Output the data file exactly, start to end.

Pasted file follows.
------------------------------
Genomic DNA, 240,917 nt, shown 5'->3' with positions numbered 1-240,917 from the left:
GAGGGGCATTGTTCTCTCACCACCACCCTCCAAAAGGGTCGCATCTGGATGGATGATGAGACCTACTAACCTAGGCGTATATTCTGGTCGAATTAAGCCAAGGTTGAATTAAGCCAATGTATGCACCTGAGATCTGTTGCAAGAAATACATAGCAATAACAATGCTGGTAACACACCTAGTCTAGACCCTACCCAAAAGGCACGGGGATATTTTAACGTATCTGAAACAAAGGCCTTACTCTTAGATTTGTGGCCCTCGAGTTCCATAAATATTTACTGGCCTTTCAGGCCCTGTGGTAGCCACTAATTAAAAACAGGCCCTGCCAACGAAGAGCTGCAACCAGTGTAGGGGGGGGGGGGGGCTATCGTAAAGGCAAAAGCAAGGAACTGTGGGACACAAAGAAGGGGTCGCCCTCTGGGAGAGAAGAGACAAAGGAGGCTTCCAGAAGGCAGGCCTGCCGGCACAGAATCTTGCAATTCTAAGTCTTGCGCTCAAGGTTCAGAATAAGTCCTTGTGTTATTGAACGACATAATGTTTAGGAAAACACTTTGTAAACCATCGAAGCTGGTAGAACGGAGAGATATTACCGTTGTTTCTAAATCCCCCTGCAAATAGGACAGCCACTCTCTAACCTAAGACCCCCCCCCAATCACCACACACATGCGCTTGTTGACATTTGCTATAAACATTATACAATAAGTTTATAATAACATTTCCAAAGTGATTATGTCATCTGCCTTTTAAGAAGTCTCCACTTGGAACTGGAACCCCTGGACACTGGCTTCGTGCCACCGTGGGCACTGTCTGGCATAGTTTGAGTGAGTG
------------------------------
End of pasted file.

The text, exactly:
Genomic DNA, 240,917 nt, shown 5'->3' with positions numbered 1-240,917 from the left:
GAGGGGCATTGTTCTCTCACCACCACCCTCCAAAAGGGTCGCATCTGGATGGATGATGAGACCTACTAACCTAGGCGTATATTCTGGTCGAATTAAGCCAAGGTTGAATTAAGCCAATGTATGCACCTGAGATCTGTTGCAAGAAATACATAGCAATAACAATGCTGGTAACACACCTAGTCTAGACCCTACCCAAAAGGCACGGGGATATTTTAACGTATCTGAAACAAAGGCCTTACTCTTAGATTTGTGGCCCTCGAGTTCCATAAATATTTACTGGCCTTTCAGGCCCTGTGGTAGCCACTAATTAAAAACAGGCCCTGCCAACGAAGAGCTGCAACCAGTGTAGGGGGGGGGGGGGGCTATCGTAAAGGCAAAAGCAAGGAACTGTGGGACACAAAGAAGGGGTCGCCCTCTGGGAGAGAAGAGACAAAGGAGGCTTCCAGAAGGCAGGCCTGCCGGCACAGAATCTTGCAATTCTAAGTCTTGCGCTCAAGGTTCAGAATAAGTCCTTGTGTTATTGAACGACATAATGTTTAGGAAAACACTTTGTAAACCATCGAAGCTGGTAGAACGGAGAGATATTACCGTTGTTTCTAAATCCCCCTGCAAATAGGACAGCCACTCTCTAACCTAAGACCCCCCCCCAATCACCACACACATGCGCTTGTTGACATTTGCTATAAACATTATACAATAAGTTTATAATAACATTTCCAAAGTGATTATGTCATCTGCCTTTTAAGAAGTCTCCACTTGGAACTGGAACCCCTGGACACTGGCTTCGTGCCACCGTGGGCACTGTCTGGCATAGTTTGAGTGAGTG